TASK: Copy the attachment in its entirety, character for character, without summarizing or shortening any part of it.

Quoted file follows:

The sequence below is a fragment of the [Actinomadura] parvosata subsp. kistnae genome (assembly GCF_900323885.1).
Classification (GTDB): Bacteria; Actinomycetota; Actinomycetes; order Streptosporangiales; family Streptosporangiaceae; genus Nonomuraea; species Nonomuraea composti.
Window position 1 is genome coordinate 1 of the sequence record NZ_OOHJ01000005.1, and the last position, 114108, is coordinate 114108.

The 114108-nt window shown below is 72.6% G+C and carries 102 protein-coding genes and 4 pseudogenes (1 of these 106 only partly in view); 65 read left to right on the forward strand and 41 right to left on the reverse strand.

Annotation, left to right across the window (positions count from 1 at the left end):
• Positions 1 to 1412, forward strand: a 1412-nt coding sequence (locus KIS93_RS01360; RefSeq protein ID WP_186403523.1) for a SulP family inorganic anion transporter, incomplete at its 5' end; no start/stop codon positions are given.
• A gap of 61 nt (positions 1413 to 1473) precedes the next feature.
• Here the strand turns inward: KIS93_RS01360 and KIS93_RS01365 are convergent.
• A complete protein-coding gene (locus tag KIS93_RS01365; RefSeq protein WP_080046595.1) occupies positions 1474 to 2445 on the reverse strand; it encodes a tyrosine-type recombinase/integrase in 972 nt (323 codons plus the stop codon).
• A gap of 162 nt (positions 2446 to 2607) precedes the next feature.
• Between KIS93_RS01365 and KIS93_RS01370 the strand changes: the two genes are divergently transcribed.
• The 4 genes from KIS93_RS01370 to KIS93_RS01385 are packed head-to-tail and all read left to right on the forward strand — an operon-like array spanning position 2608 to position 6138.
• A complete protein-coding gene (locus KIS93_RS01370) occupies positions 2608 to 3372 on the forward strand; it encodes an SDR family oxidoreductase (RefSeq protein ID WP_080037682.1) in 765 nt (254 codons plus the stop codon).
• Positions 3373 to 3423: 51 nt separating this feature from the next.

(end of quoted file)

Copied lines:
The sequence below is a fragment of the [Actinomadura] parvosata subsp. kistnae genome (assembly GCF_900323885.1).
Classification (GTDB): Bacteria; Actinomycetota; Actinomycetes; order Streptosporangiales; family Streptosporangiaceae; genus Nonomuraea; species Nonomuraea composti.
Window position 1 is genome coordinate 1 of the sequence record NZ_OOHJ01000005.1, and the last position, 114108, is coordinate 114108.

The 114108-nt window shown below is 72.6% G+C and carries 102 protein-coding genes and 4 pseudogenes (1 of these 106 only partly in view); 65 read left to right on the forward strand and 41 right to left on the reverse strand.

Annotation, left to right across the window (positions count from 1 at the left end):
• Positions 1 to 1412, forward strand: a 1412-nt coding sequence (locus KIS93_RS01360; RefSeq protein ID WP_186403523.1) for a SulP family inorganic anion transporter, incomplete at its 5' end; no start/stop codon positions are given.
• A gap of 61 nt (positions 1413 to 1473) precedes the next feature.
• Here the strand turns inward: KIS93_RS01360 and KIS93_RS01365 are convergent.
• A complete protein-coding gene (locus tag KIS93_RS01365; RefSeq protein WP_080046595.1) occupies positions 1474 to 2445 on the reverse strand; it encodes a tyrosine-type recombinase/integrase in 972 nt (323 codons plus the stop codon).
• A gap of 162 nt (positions 2446 to 2607) precedes the next feature.
• Between KIS93_RS01365 and KIS93_RS01370 the strand changes: the two genes are divergently transcribed.
• The 4 genes from KIS93_RS01370 to KIS93_RS01385 are packed head-to-tail and all read left to right on the forward strand — an operon-like array spanning position 2608 to position 6138.
• A complete protein-coding gene (locus KIS93_RS01370) occupies positions 2608 to 3372 on the forward strand; it encodes an SDR family oxidoreductase (RefSeq protein ID WP_080037682.1) in 765 nt (254 codons plus the stop codon).
• Positions 3373 to 3423: 51 nt separating this feature from the next.